My original 1970’s notes on 6. e5 Nd5 7. Qg4 g5?! are on tiny pieces of Hotel Lombard (New York City) stationery! This is a good illustration of pre-computer work, very disheveled.

The only organized pre-computer person I saw was backgammon and poker-player IM Elliott Winslow. His notes were in micro-small handwriting with a fine-tip pen – incredibly precise and legible even in tiny (I would say 6 pt. font) writing. He would put incredible margin notes into ECO’s and Informants. What a diligent worker! I wonder how many important TNs came from his writings (one cannot say ‘scribblings’).

Similarly, others have tried another audacious early bishop maneuver to get active on the c5-f2 diagonal and dispense with the “Kan” preventative …a7-a6:

1. e4 c5 2. Nf3 e6 3. d4 cxd4 4. Nxd4 Bc5!?


Position after the cheeky 4…Bc5!? – The Basman-Sale Variation

We’ll have to discuss this one too because the two tries are thematically linked.

Watch this space for the discussion. For now, simply notice that forcing variations are great in blitz. The chances are high that a rare variation will catch the opposition by surprise, even if they are dubious. Which of the two lines above is ‘superior’ objectively? Hard to say. It might turn out to be the Pin Variation. That’s one of the things we will figure out as the discussion grows. Does this (4…Bc5) have a name? News bulletin as of January 12, 2008: according to chessmanitoba, this is called the Basman-Sale variation (see comments).
Readers: send in any games that are interesting with the Pin Variation or the Early Bc5 Bishop Sortie lines.

Once in a Lifetime Structures: Pawn Diamonds and Pawn Boxes

November 21, 2007

Sometimes a structure, a certain arrangement of pieces or pawns, occurs on the chessboard so outlandish, so absurd, so … je ne sais quoi…. it’s apparent it’s not going to happen again – at least to the player who created it.  Oh by way check out this nice companion blog from the UK while we are on the subject.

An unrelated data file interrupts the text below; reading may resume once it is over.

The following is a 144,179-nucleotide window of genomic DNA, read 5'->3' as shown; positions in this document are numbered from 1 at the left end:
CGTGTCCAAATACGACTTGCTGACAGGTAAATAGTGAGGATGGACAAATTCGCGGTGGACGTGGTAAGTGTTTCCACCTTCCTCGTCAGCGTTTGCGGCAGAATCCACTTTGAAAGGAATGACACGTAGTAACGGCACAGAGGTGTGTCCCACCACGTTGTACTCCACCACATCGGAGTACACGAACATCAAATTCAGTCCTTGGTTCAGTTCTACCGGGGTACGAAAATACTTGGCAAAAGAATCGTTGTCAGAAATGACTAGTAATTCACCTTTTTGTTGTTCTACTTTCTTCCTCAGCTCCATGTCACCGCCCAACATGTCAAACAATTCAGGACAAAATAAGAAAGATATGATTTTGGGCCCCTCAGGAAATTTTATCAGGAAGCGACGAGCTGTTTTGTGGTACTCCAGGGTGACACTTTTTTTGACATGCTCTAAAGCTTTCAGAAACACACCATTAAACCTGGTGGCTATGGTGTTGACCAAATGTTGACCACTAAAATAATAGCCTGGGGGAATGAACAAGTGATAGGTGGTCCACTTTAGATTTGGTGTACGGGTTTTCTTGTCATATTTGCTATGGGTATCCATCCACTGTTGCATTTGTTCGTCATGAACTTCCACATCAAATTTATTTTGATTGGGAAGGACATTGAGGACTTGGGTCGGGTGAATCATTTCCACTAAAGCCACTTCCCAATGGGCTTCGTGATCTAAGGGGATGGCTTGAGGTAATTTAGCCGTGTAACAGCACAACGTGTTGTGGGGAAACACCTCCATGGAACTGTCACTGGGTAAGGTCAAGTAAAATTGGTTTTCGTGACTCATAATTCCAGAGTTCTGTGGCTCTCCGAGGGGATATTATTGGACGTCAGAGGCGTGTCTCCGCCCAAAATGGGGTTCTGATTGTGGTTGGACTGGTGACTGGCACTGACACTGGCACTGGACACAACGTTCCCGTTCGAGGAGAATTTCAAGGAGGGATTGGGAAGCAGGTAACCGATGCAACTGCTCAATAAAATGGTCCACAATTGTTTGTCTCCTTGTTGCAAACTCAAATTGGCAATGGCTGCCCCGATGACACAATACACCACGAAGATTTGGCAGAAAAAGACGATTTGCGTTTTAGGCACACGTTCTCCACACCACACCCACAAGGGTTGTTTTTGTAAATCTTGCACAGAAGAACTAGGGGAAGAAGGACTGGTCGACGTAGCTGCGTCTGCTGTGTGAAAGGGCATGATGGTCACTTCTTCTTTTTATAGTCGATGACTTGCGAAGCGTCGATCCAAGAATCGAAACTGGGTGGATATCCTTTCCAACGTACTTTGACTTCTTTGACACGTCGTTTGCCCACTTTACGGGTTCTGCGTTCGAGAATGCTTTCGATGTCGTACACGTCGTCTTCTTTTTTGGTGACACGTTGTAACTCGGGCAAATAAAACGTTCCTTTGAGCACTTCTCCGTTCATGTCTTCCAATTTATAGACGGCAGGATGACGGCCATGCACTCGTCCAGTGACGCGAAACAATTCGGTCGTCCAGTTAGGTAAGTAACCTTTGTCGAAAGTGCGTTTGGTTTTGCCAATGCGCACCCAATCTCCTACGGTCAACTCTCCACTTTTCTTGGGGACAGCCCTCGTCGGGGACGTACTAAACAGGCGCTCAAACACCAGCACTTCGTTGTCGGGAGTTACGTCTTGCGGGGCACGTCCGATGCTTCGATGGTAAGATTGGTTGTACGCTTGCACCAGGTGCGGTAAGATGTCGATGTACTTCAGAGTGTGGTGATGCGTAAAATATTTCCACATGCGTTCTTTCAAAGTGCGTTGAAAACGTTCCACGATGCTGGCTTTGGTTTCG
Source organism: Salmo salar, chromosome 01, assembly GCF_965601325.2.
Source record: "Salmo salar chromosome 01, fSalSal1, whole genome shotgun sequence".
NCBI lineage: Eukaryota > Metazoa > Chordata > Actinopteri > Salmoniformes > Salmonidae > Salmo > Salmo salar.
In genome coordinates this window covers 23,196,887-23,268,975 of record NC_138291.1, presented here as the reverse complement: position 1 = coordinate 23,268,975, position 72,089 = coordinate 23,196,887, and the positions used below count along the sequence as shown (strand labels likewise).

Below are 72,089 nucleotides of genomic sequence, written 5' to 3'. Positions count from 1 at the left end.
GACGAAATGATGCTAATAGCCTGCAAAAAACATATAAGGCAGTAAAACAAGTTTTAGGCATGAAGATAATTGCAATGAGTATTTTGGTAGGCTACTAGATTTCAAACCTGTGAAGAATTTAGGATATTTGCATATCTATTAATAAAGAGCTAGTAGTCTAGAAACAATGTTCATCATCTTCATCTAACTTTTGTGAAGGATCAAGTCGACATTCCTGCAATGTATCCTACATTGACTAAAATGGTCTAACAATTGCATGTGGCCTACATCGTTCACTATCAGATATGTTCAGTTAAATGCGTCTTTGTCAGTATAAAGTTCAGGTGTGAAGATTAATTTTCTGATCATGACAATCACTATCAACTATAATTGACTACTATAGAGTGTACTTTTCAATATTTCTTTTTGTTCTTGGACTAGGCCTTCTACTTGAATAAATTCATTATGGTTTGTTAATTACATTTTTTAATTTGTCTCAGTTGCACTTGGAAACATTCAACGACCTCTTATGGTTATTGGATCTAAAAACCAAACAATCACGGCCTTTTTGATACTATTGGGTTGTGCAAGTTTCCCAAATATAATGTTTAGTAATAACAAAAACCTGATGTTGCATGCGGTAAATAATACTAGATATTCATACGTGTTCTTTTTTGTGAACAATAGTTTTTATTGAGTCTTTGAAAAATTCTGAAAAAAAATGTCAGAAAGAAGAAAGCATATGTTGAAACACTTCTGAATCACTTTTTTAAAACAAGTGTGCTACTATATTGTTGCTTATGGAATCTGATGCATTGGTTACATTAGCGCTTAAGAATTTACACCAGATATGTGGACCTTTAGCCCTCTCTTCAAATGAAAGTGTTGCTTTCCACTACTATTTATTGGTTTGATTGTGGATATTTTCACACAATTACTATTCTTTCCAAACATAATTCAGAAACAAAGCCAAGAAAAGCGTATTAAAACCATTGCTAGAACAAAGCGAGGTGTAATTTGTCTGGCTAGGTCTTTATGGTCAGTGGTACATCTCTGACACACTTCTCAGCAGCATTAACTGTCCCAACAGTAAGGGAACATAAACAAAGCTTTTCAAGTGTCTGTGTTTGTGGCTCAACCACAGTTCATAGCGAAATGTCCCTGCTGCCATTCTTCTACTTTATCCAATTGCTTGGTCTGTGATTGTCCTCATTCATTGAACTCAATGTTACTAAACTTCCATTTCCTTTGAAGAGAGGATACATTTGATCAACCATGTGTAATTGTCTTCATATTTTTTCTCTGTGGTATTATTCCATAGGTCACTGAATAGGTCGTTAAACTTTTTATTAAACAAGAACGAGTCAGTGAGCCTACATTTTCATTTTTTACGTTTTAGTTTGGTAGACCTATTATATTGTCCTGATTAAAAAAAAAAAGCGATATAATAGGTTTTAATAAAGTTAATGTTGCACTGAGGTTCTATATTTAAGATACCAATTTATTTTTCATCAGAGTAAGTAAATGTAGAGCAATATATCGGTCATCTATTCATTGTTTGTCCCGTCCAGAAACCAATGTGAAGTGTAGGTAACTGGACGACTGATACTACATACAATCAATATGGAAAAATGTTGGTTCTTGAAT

The Tale of the Pawn Diamond

The Pawn Diamond is one of those inimitable structures. Another related ‘situation’ (of wacky material imbalance) occurred in the 80s in my game against NM Alan Williams (Bar Point Chess Club, NYC) where I had 3 Queens and a Rook versus a Queen and 2 Rooks for many moves, but that’s a different story (the Williams game for some time was a record holder in Tim Krabbe’s world records compendium). But here we are talking about structures – pieces or pawns’ placements relative to one another. So I would say the Pawn Diamond is my strangest absolute structure. It’s so powerful!

Let’s see it. Or, in Lord of the Rings terms, “All shall see it and despair.”

Patrick Wolff – IM Mark Ginsburg NY Open 1983

1. e4 Young Patrick was quite tardy for the game which did not help him when the game got complicated.

1…g6 2. d4 Bg7 3. Nc3 d6 4. f4 Nc6 5. Be3 Nf6

Well, with the black knight committed to f6, it’s really a Pirc now. Still, the game gets really crazy.


6. Be2 O-O 7. Nf3 a6 8. Qd2 b5 9. a3 Bb7 10. f5 b4 11. axb4 Nxb4 12. fxg6
hxg6 13. Ng5 e5!
It’s always correct to act in the center when the opponent is acting on the wings. White’s structure is very loose now.


14. d5 c6 15. Na4 a5 16. c3 cxd5 17. Bb6 Qe7
18. cxb4 Bh6!
White gets into a very nasty pin and it turns out black gets overwhelming compensation for the lost piece. The problem in the opening basically is that white played too much on the wings and black stayed central.

19. h4 Nxe4 20. Qd3 axb4 21. Nxe4 dxe4 22. Qh3
Kg7 23. O-O f5